A thrifty mum has shared her three-point battle plan on how to save over £500 this Christmas.
Stacey Victoria, 35, is a self-proclaimed “savvy saver” who shares her top tips on how to see your money go further – especially for fellow parents.
As Christmas draws near, many people across the UK are looking for the best festive bargains and deals in a bid to keep frugal due to the cost of living crisis.
Previously, the mum-of-two shared how she saves over £780 on her bills per year by cutting down on water usage and getting the kids involved with money-saving activities. She also revealed tips on how to feed a family for as little as £2 per day.
Now, she’s revealed how to slash your festive budget in half with handmade gifts, charity shop finds and reduced price roast dinner staples.
“We have had to cut back hugely as a family to be able to still try and keep the life we have and enjoy it,” said Stacey, a stay-at-home mum from Huddersfield as she shares her expert tips on Instagram.
“It’s been extremely worrying and I would love to be positive and say it will become easier – but unfortunately, I think it will become harder this time round.
“I think we need to do all we can to put things in place to try and ease the pressure off ourselves.
“I really do feel that having handmade gifts will be treasured for a lot longer, than the person receiving a materialistic gift.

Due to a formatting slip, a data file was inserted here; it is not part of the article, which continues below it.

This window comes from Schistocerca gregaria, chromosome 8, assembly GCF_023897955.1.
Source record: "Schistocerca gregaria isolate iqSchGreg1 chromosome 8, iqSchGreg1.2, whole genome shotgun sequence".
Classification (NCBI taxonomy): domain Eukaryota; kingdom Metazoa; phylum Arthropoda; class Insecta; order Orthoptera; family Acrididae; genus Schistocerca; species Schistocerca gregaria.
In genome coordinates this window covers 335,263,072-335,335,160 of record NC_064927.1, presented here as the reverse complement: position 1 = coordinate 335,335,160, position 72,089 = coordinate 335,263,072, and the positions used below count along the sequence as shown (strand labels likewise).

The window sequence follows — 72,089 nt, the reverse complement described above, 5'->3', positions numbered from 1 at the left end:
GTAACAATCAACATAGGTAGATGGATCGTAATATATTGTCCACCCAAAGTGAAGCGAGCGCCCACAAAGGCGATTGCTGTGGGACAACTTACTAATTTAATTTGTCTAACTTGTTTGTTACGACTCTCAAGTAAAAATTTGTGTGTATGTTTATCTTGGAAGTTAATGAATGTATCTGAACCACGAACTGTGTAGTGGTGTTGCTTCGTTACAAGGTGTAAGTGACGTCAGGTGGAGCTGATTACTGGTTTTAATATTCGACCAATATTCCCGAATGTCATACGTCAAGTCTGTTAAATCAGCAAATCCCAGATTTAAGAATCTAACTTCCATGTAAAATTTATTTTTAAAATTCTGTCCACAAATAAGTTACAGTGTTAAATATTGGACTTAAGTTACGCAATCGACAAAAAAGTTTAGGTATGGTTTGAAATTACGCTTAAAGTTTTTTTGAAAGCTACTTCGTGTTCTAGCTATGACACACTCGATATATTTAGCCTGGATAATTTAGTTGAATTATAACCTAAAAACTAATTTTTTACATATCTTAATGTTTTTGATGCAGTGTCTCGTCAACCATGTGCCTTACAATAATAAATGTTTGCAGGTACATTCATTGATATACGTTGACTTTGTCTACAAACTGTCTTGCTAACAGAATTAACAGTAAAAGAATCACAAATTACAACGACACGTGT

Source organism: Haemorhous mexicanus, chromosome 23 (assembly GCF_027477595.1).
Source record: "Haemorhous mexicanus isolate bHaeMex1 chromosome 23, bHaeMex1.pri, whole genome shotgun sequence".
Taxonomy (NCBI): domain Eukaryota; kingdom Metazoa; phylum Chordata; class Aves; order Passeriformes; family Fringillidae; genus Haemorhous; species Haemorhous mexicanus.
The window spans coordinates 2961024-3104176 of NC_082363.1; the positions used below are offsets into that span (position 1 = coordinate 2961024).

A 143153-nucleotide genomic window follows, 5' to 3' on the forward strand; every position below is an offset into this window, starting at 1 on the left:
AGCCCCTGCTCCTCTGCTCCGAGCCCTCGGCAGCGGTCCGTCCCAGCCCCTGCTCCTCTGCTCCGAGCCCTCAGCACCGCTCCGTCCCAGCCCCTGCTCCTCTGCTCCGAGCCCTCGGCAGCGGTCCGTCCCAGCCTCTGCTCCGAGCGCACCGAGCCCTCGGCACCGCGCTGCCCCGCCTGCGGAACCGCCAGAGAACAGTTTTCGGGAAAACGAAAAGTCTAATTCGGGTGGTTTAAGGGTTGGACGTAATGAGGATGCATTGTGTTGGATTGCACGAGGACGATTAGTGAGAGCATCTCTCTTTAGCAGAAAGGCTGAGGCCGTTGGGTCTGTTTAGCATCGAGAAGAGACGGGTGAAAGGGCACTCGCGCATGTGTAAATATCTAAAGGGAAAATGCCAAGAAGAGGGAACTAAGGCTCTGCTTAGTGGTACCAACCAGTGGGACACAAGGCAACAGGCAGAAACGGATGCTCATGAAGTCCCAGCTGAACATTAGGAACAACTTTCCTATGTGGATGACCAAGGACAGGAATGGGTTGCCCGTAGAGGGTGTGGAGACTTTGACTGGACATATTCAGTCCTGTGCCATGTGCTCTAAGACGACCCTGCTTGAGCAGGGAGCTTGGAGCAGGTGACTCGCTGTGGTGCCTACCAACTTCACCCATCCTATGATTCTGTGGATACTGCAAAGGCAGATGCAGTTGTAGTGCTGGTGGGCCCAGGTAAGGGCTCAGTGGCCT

“It’s a low cost present, which still shares the love and well wishes of Christmas, as well as something they can keep. I like to give these sentimental gifts to my close family, because I can make them personal and from the heart.
“A box of chocolates will be gone in a few days, but something handmade will hopefully last a lifetime,” she told NeedToKnow.Online.
In a bid to spread the “true” meaning of the festive season, she ensures to include at least one handmade gift for each person – and claims she’s set to save over £500 this year.
Here are Stacey’s top tips:
Charity shop treasures
Apart from hand making the majority of her gifts, she also scours charity shops and car boot sales for cheap finds.
Stacey is a strong believer of “someone else’s rubbish is somebody else’s fortune” and uses her weekends for finding top bargains.
She said: “I have grown up on car boot sales each and every Sunday since the age of four and now my girls do exactly the same.
“In the past, I’ve always made sure to search high and low in the charity shops as well – but this year, I’ve used them more than ever.